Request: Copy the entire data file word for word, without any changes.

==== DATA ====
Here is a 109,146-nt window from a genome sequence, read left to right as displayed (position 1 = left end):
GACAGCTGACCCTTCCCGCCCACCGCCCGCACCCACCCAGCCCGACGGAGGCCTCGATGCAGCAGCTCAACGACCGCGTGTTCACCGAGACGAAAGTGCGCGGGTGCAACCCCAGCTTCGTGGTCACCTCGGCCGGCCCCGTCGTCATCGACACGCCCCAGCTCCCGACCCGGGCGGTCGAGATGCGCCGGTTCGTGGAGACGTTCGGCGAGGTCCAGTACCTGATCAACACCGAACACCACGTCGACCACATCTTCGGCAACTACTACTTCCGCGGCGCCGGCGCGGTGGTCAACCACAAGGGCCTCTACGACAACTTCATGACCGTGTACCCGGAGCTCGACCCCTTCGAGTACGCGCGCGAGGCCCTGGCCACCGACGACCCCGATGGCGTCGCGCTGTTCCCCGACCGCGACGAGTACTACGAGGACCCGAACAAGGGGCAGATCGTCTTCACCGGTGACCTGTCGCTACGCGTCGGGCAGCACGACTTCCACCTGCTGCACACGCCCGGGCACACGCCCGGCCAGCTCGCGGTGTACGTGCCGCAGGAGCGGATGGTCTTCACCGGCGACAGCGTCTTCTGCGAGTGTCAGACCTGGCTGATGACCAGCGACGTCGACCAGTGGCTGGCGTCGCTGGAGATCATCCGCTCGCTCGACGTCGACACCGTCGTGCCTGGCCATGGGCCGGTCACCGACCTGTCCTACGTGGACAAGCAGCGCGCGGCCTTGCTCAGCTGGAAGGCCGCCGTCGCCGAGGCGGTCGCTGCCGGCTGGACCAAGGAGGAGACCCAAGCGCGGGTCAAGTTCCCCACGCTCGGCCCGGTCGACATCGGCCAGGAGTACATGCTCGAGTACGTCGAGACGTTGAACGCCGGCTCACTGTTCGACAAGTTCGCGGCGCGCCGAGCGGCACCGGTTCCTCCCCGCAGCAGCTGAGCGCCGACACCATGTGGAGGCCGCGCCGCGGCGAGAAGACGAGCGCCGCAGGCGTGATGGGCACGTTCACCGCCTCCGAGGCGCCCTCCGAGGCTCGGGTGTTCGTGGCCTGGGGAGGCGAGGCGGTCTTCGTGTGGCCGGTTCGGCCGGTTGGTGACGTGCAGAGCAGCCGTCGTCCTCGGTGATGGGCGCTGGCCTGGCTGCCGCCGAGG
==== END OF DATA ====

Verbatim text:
Here is a 109,146-nt window from a genome sequence, read left to right as displayed (position 1 = left end):
GACAGCTGACCCTTCCCGCCCACCGCCCGCACCCACCCAGCCCGACGGAGGCCTCGATGCAGCAGCTCAACGACCGCGTGTTCACCGAGACGAAAGTGCGCGGGTGCAACCCCAGCTTCGTGGTCACCTCGGCCGGCCCCGTCGTCATCGACACGCCCCAGCTCCCGACCCGGGCGGTCGAGATGCGCCGGTTCGTGGAGACGTTCGGCGAGGTCCAGTACCTGATCAACACCGAACACCACGTCGACCACATCTTCGGCAACTACTACTTCCGCGGCGCCGGCGCGGTGGTCAACCACAAGGGCCTCTACGACAACTTCATGACCGTGTACCCGGAGCTCGACCCCTTCGAGTACGCGCGCGAGGCCCTGGCCACCGACGACCCCGATGGCGTCGCGCTGTTCCCCGACCGCGACGAGTACTACGAGGACCCGAACAAGGGGCAGATCGTCTTCACCGGTGACCTGTCGCTACGCGTCGGGCAGCACGACTTCCACCTGCTGCACACGCCCGGGCACACGCCCGGCCAGCTCGCGGTGTACGTGCCGCAGGAGCGGATGGTCTTCACCGGCGACAGCGTCTTCTGCGAGTGTCAGACCTGGCTGATGACCAGCGACGTCGACCAGTGGCTGGCGTCGCTGGAGATCATCCGCTCGCTCGACGTCGACACCGTCGTGCCTGGCCATGGGCCGGTCACCGACCTGTCCTACGTGGACAAGCAGCGCGCGGCCTTGCTCAGCTGGAAGGCCGCCGTCGCCGAGGCGGTCGCTGCCGGCTGGACCAAGGAGGAGACCCAAGCGCGGGTCAAGTTCCCCACGCTCGGCCCGGTCGACATCGGCCAGGAGTACATGCTCGAGTACGTCGAGACGTTGAACGCCGGCTCACTGTTCGACAAGTTCGCGGCGCGCCGAGCGGCACCGGTTCCTCCCCGCAGCAGCTGAGCGCCGACACCATGTGGAGGCCGCGCCGCGGCGAGAAGACGAGCGCCGCAGGCGTGATGGGCACGTTCACCGCCTCCGAGGCGCCCTCCGAGGCTCGGGTGTTCGTGGCCTGGGGAGGCGAGGCGGTCTTCGTGTGGCCGGTTCGGCCGGTTGGTGACGTGCAGAGCAGCCGTCGTCCTCGGTGATGGGCGCTGGCCTGGCTGCCGCCGAGG